I loved the camaraderie in the camps. After work, we spent a great deal of time together playing sports or having camp dances. The locals provided us workers a separate section of the lake for swimming and a separate Sunday Mass at the Catholic church. Though we were all citizens and they were separating us due to our ethnicity, we didn't view this as racist at the time. It just was how things were then. The locals separated us out and we just kept to the places and spaces provided.

My father always made sure we stayed at a nice camp where the owner provided clean living quarters, showers and bathrooms for the workers. There were some owners that only cared about profit and only provided tents for the workers. The owner at our camp was compassionate for the people although he did keep us at arm's length, not allowing his children to play with the children in the camp.

All of us were citizens, most from Texas. We were all hard working people looking to succeed in life. We were all happy to live in America.


Vicente Duque said...

This is an extraordinary beautiful story. I hope that you did not eat too many cherries and strawberries to make you sick.

I can imagine the strong spirit of a team in your family. And the happiness of spending good money earned with your own hands and sweat.

About this phrase in your article :

The owner at our camp was compassionate for the people although he did keep us at arm's length, not allowing his children to play with the children in the camp.

Life constantly goes up and down. I imagine that probably "Dee from Texas" is better established in Life and Business now than those children that were not allowed to play with your brothers and sisters.

They could have learned a lot of good things from you, and make friends for life. But they were only taught discrimination and pride from their parents.

You have every reason to feel happiness and gladness in the "remembrance of things past" and the beautiful old days of cherries, strawberries and a lot of Summer Sun.

I guess that the Fourth of July can also be the day to celebrate those "Little" stories of Family Union, Family Love and Heroism in Working Together when not being the "Nobility" ....

Vicente Duque

Vicente Duque said...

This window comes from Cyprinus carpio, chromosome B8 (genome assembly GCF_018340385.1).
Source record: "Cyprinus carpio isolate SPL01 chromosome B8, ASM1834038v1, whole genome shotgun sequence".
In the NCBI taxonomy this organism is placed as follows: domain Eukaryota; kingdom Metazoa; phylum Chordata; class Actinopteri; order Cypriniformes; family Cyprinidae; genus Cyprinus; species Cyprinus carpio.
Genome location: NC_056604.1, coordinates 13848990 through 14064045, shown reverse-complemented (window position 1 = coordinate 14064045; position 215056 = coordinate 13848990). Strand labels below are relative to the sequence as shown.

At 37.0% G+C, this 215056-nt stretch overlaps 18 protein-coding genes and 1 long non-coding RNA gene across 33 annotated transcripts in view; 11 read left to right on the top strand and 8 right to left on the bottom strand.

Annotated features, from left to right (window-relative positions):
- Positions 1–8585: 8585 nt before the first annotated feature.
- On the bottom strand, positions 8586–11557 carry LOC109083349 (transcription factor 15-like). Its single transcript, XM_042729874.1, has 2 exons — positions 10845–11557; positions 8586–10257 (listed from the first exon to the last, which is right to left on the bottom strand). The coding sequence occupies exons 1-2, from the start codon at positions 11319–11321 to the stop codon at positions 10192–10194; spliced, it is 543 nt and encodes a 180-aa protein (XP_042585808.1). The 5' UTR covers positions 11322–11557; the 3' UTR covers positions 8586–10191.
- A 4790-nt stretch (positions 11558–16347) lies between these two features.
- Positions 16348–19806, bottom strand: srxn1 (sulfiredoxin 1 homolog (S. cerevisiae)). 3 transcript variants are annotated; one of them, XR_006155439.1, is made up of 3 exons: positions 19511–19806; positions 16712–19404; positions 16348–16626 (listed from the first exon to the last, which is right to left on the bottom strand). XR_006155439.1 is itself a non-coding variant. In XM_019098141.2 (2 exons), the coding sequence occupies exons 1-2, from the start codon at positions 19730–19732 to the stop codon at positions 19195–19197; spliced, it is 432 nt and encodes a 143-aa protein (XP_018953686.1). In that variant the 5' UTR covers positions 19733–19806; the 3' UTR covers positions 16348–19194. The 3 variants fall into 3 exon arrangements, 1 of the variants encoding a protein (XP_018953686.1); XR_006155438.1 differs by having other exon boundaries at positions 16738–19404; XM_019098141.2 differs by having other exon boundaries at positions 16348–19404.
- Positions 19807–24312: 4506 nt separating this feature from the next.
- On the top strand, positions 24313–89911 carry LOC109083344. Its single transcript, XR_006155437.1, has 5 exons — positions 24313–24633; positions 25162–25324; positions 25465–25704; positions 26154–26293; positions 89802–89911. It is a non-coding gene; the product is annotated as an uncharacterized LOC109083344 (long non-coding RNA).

Associated Press Analysis: GOP struggles for anti-Sotomayor message - Republicans floundering in efforts to trip up Sonia Sotomayor for Supreme Court


Julie Hirschfeld Davis has covered Congress and the White House for 11 years.

Some excerpts :

WASHINGTON (AP) — A week before her Senate hearings, Republicans are floundering in their efforts to trip up Supreme Court nominee Sonia Sotomayor, unable to find an effective message about why she's not fit to serve.

Blame the tricky politics of opposing the woman who would be the first Hispanic justice, especially for a party struggling to broaden its base and whose chief spokesman on Sotomayor has a troubled history of racism allegations.

Add to that the mathematical impossibility of Republicans' rejecting President Barack Obama's first high court nominee, and it's a recipe for a weak-kneed response.

Conservative activists have noticed, and they're not happy.

"Too many Republicans and conservatives planned to lose instead of planning to win" the debate over Sotomayor, said Tom Fitton of Judicial Watch. His group has mounted strong opposition to the federal appeals court judge.

About half the Senate's Republicans are willing to raise serious questions about Sotomayor and there's "a sizable minority who — partly because she's Hispanic — just want this to go away," said Curt Levey of the Committee for Justice.

Vicente Duque

I Travel for JOOLS said...

I worked in the strawberry fields for a nickel a quart, stacked hay for the neighbor, suckered tobacco, babysat, etc. There was always work to do if you wanted it. Farms were all around and always hiring but the farms were small, mostly dairy, and I don't remember any migrant workers. There were no minorities at all. Everybody was white, Norwegian, German, Swedish.